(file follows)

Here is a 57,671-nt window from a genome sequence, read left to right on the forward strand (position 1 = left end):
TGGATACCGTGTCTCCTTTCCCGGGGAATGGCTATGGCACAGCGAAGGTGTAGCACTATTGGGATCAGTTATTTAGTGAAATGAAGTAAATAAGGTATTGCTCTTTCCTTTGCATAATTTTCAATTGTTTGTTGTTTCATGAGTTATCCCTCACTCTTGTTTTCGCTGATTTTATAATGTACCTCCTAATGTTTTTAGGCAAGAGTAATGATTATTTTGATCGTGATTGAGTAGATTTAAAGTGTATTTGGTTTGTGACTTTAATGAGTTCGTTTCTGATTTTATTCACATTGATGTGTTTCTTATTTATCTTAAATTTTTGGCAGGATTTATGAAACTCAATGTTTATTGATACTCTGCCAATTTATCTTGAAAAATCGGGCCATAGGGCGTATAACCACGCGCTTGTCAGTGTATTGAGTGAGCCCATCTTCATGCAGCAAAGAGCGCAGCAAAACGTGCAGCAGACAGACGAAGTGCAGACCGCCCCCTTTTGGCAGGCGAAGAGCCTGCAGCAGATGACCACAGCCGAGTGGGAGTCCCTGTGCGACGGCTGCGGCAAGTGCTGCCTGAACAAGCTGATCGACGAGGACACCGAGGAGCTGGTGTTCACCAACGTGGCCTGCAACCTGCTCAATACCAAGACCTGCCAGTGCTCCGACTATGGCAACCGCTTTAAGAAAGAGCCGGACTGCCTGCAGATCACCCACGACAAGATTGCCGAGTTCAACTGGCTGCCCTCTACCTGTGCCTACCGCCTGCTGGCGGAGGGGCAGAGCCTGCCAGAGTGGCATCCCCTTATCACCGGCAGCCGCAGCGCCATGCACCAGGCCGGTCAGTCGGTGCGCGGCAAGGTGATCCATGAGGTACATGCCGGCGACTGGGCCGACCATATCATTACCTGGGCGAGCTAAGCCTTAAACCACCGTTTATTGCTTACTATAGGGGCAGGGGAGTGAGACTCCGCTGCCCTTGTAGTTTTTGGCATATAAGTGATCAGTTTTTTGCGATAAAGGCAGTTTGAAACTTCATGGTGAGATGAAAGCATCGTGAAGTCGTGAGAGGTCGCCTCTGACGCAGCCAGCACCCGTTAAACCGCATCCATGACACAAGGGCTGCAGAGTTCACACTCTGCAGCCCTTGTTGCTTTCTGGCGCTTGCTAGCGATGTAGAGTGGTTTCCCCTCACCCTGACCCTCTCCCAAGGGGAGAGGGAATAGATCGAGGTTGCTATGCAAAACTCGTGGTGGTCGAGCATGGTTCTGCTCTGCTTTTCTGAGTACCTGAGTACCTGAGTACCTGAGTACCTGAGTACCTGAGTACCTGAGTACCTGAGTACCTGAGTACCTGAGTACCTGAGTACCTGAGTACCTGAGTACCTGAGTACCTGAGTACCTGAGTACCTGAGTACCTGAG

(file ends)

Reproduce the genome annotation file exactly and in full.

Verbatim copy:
Here is a 57,671-nt window from a genome sequence, read left to right on the forward strand (position 1 = left end):
TGGATACCGTGTCTCCTTTCCCGGGGAATGGCTATGGCACAGCGAAGGTGTAGCACTATTGGGATCAGTTATTTAGTGAAATGAAGTAAATAAGGTATTGCTCTTTCCTTTGCATAATTTTCAATTGTTTGTTGTTTCATGAGTTATCCCTCACTCTTGTTTTCGCTGATTTTATAATGTACCTCCTAATGTTTTTAGGCAAGAGTAATGATTATTTTGATCGTGATTGAGTAGATTTAAAGTGTATTTGGTTTGTGACTTTAATGAGTTCGTTTCTGATTTTATTCACATTGATGTGTTTCTTATTTATCTTAAATTTTTGGCAGGATTTATGAAACTCAATGTTTATTGATACTCTGCCAATTTATCTTGAAAAATCGGGCCATAGGGCGTATAACCACGCGCTTGTCAGTGTATTGAGTGAGCCCATCTTCATGCAGCAAAGAGCGCAGCAAAACGTGCAGCAGACAGACGAAGTGCAGACCGCCCCCTTTTGGCAGGCGAAGAGCCTGCAGCAGATGACCACAGCCGAGTGGGAGTCCCTGTGCGACGGCTGCGGCAAGTGCTGCCTGAACAAGCTGATCGACGAGGACACCGAGGAGCTGGTGTTCACCAACGTGGCCTGCAACCTGCTCAATACCAAGACCTGCCAGTGCTCCGACTATGGCAACCGCTTTAAGAAAGAGCCGGACTGCCTGCAGATCACCCACGACAAGATTGCCGAGTTCAACTGGCTGCCCTCTACCTGTGCCTACCGCCTGCTGGCGGAGGGGCAGAGCCTGCCAGAGTGGCATCCCCTTATCACCGGCAGCCGCAGCGCCATGCACCAGGCCGGTCAGTCGGTGCGCGGCAAGGTGATCCATGAGGTACATGCCGGCGACTGGGCCGACCATATCATTACCTGGGCGAGCTAAGCCTTAAACCACCGTTTATTGCTTACTATAGGGGCAGGGGAGTGAGACTCCGCTGCCCTTGTAGTTTTTGGCATATAAGTGATCAGTTTTTTGCGATAAAGGCAGTTTGAAACTTCATGGTGAGATGAAAGCATCGTGAAGTCGTGAGAGGTCGCCTCTGACGCAGCCAGCACCCGTTAAACCGCATCCATGACACAAGGGCTGCAGAGTTCACACTCTGCAGCCCTTGTTGCTTTCTGGCGCTTGCTAGCGATGTAGAGTGGTTTCCCCTCACCCTGACCCTCTCCCAAGGGGAGAGGGAATAGATCGAGGTTGCTATGCAAAACTCGTGGTGGTCGAGCATGGTTCTGCTCTGCTTTTCTGAGTACCTGAGTACCTGAGTACCTGAGTACCTGAGTACCTGAGTACCTGAGTACCTGAGTACCTGAGTACCTGAGTACCTGAGTACCTGAGTACCTGAGTACCTGAGTACCTGAGTACCTGAGTACCTGAGTACCTGAG